[p4] Revision confusion

Chuck Karish chuck.karish at gmail.com
Fri Aug 31 07:22:23 PDT 2007


On 8/30/07, Dave Lewis <dlewis78731 at gmail.com> wrote:
> Now I'm curious.  If you edit an old revision, then submit, it will
> fail saying you must resolve  with the head revision.  does the act of
> submitting sort of force a sync to head for all the files in the
> changelist?

The message says "sync and resolve".  When a file is open,
"p4 sync" schedules a resolve, so that "p4 resolve" will give the
user the opportunity to decide which changes to accept.  The
result of the resolve is that the open file's base revision is moved
up to the revision to which the sync was done.

"p4 submit" fails unless the base revision is the same as the head
revision.

>  I would make sense that it does, so when the submit
> fails, the have list should now show the latest revisions for the
> files that are are being submitted.
>
> On the other hand, if you decide to revert when the submit fails, will
> it go back to the revisions you originally had synced to?  I could see
> it doing that because you didn't explicitly do the sync to head...

When you revert the file goes back to the base revision.

> dave
>
> On 8/30/07, Dave Lewis <dlewis78731 at gmail.com> wrote:
> > On 8/30/07, Ivey, William <william_ivey at bmc.com> wrote:
> > > > It makes sense because that is what you synced to.
> > >
> > > It would make sense if sync completed, but it didn't. The
> > > first half fails, but the implicit p4 flush is unaffected
> > > by that. I assume it set the stage for a potential resolve,
> > > but I'd feel better if what it were doing were made more
> > > explicit. (Or if I had to explicitly issue a p4 flush to
> > > put it into that state.)
> >
> > Well, the sync completes just the way it does when you edit an old
> > revision, then sync to head to schedule a resolve.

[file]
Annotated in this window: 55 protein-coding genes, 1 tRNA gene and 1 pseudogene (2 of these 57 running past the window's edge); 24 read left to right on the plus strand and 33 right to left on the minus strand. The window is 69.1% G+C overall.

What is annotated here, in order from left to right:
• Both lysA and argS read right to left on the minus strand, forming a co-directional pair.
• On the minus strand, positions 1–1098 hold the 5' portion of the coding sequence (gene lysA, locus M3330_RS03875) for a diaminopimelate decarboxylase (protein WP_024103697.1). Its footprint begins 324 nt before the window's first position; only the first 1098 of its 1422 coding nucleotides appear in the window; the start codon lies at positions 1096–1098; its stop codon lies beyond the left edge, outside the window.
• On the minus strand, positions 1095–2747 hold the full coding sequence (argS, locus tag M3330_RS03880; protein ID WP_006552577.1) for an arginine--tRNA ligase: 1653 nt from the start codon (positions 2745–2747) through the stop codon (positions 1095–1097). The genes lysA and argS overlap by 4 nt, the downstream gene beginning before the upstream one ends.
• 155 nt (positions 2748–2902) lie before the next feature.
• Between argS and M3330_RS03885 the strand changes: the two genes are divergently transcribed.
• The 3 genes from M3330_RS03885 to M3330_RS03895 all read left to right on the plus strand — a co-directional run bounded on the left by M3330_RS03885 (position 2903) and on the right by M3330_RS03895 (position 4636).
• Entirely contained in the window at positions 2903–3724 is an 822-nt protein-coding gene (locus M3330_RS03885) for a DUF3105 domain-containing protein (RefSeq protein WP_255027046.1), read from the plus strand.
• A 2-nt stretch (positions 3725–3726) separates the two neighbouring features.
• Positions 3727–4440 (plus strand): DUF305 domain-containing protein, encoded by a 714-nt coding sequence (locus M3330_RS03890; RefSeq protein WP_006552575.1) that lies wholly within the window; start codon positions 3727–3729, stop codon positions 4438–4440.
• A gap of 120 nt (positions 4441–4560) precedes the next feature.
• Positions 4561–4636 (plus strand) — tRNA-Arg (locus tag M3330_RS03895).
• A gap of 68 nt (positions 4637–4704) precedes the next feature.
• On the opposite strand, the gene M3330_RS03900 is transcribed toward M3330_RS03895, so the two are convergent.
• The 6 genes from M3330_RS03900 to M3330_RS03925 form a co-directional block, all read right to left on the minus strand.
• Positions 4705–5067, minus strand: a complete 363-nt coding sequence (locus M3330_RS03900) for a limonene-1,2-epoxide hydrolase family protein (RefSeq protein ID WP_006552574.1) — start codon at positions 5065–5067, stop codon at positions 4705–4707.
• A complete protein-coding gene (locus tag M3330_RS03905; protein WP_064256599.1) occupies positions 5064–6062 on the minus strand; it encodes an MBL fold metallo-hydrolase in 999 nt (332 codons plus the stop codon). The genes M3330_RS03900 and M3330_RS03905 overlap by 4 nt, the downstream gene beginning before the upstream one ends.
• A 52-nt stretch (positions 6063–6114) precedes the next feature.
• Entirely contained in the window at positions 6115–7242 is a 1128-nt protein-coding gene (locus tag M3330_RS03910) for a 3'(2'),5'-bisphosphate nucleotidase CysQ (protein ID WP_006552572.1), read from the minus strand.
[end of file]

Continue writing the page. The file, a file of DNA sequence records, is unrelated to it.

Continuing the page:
> >
> > > > Some would think on revert it syncs to the latest
> > > > revision
> > >
> > > No, my assumption would have been that it reverted the file
> > > to the same revsion it was at when you opened it for edit.
> > > That's what it usually does. I tend to think of edit/revert
> > > as a do/undo pair, but that's not the case now that I know
> > > a command seemingly unrelated to editing can affect the
> > > outcome.
> >
> > Well, since the old revision was synced to, then when you revert, it
> > gives you that old revision instead of the one you originally opened
> > for edit.  consider the outcome if it did not do this.  "p4 have"
> > would list the wrong file, and there would be no extenuating
> > circumstance to explain why it was wrong. (such as, its open for edit)
> >  By giving you what "p4 have" says is right, sync maintains its
> > consistency.
> >
> > I thought of edit/revert as sort of do/undo too, but we can see the
> > situation is actually more subtle than that.  It *looks* that way if
> > you don't reset the "target" revisions with sync.
> >
> > sync, in effect, sort of sets up the set of target revisions you want
> > to operate against.  In the case of editing an old revision, then
> > resolving up to the head revision, you can be much more specific in
> > the revisions you wish to skip by using sync to schedule the various
> > resolves necessary.  Like edit #1, sync to #2, accept yours, then sync
> > to head and resolve. This filters out #2 but keeps any other changes,
> > such as #3, #4.
> >
> > In this case, its doing the same sorts of stuff, just in a direction
> > that people hardly ever go!
> >
> > dave
> >
> > >
> > > -Wm
> > >
> > >
> >
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-- 
Chuck Karish   karish at well.com   (415) 317-0182



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